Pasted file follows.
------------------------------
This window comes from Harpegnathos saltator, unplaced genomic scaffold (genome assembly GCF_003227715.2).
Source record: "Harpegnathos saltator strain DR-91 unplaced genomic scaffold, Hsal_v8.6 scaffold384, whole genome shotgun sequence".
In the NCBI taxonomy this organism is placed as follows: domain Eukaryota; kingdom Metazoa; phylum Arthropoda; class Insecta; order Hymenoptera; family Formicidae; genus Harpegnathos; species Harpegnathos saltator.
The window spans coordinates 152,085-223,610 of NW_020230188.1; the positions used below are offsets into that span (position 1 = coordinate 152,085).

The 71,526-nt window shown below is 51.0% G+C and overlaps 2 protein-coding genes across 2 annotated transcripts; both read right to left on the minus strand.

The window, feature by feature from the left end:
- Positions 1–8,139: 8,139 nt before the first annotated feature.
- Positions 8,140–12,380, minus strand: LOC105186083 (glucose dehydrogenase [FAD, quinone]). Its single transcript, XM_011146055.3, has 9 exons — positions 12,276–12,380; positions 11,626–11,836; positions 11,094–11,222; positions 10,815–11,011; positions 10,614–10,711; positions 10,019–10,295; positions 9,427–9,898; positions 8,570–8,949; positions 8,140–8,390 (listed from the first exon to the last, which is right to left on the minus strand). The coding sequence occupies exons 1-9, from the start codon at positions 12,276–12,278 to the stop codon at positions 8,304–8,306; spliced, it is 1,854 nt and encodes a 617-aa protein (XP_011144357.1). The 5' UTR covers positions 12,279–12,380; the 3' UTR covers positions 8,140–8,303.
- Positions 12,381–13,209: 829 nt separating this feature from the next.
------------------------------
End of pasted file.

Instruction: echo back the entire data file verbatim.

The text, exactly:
This window comes from Harpegnathos saltator, unplaced genomic scaffold (genome assembly GCF_003227715.2).
Source record: "Harpegnathos saltator strain DR-91 unplaced genomic scaffold, Hsal_v8.6 scaffold384, whole genome shotgun sequence".
In the NCBI taxonomy this organism is placed as follows: domain Eukaryota; kingdom Metazoa; phylum Arthropoda; class Insecta; order Hymenoptera; family Formicidae; genus Harpegnathos; species Harpegnathos saltator.
The window spans coordinates 152,085-223,610 of NW_020230188.1; the positions used below are offsets into that span (position 1 = coordinate 152,085).

The 71,526-nt window shown below is 51.0% G+C and overlaps 2 protein-coding genes across 2 annotated transcripts; both read right to left on the minus strand.

The window, feature by feature from the left end:
- Positions 1–8,139: 8,139 nt before the first annotated feature.
- Positions 8,140–12,380, minus strand: LOC105186083 (glucose dehydrogenase [FAD, quinone]). Its single transcript, XM_011146055.3, has 9 exons — positions 12,276–12,380; positions 11,626–11,836; positions 11,094–11,222; positions 10,815–11,011; positions 10,614–10,711; positions 10,019–10,295; positions 9,427–9,898; positions 8,570–8,949; positions 8,140–8,390 (listed from the first exon to the last, which is right to left on the minus strand). The coding sequence occupies exons 1-9, from the start codon at positions 12,276–12,278 to the stop codon at positions 8,304–8,306; spliced, it is 1,854 nt and encodes a 617-aa protein (XP_011144357.1). The 5' UTR covers positions 12,279–12,380; the 3' UTR covers positions 8,140–8,303.
- Positions 12,381–13,209: 829 nt separating this feature from the next.